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It is safe to say that few development practices in history have been elevated to the celebrity status enjoyed by microfinance.
Part of the appeal of microfinance is the idea that it is a transformational type of assistance to the poor that is nearly limitless in its possibilities, said David Roodman, a senior fellow at the Center for Global Development in Washington D.C. who has written extensively on microfinance.
“You can do anything with money,” said Roodman in a telephone interview. “If you build a well, it can only do one thing. With money you can imagine a million possibilities, a million story lines. I think it really fires the imagination. There is a real sense that you are not just helping people, you are transforming their lives. There is this notion that credit springs people out of the poverty trap.”
Microfinance expert David Roodman noted that microfinance, at its best, efficiently delivers credit to millions of people who need it. This is evidenced by the fact that despite the problems, the number of people seeking microcredit is not diminishing. But, he said, it can also be a powerful tool for harm.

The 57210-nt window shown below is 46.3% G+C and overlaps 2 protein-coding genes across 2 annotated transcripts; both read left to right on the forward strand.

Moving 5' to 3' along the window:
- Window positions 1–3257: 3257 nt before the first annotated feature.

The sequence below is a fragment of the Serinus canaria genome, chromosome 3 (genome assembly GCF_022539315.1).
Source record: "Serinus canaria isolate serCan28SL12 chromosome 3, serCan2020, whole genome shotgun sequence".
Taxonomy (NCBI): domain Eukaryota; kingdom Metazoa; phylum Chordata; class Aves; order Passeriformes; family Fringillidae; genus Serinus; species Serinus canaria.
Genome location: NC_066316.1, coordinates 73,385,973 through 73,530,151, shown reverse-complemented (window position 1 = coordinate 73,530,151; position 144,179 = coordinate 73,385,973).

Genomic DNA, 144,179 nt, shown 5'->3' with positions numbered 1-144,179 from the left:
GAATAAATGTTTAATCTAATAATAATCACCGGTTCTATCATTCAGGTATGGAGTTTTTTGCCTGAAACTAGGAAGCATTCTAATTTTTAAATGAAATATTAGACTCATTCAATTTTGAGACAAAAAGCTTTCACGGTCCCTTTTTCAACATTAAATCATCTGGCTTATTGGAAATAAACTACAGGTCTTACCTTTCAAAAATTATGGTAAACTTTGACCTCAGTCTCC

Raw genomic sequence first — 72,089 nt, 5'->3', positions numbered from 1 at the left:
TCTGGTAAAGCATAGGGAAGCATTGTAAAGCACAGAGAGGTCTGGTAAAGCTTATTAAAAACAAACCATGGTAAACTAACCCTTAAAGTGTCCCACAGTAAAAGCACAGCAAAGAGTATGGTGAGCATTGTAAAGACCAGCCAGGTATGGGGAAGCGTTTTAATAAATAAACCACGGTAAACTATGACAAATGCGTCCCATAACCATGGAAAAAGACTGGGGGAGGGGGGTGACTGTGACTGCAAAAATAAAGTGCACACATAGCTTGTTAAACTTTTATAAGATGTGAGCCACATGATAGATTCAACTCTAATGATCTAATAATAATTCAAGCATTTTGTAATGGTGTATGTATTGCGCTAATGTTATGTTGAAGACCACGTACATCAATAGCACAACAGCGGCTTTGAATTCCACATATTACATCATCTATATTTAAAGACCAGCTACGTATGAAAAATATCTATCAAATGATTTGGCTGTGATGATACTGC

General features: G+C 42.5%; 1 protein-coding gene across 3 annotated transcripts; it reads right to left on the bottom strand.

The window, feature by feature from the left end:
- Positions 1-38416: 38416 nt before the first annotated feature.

“Credit is a very dangerous game,” said Roodman. “Credit is both useful and it also something that can hurt people, especially vulnerable people. I’m not prepared to say we shouldn’t offer it all because hundreds of millions of people are voluntarily using this service. It must be useful to them. We need to have healthy balances between taking care of the clients and wanting to expand in order to serve more clients.”
“On current evidence, the best estimate of the average impact of microcredit on the poverty of clients is zero,” he continued. “So microcredit as a whole appears neither to live up to the hype nor deserve the harshest attacks against it as enslavement by debt. It isn’t a miracle cure for poverty, and it is not the financial equivalent of cigarettes. Instead, the commonsense idea that credit can help in moderation and harm in excess appears close to the truth.”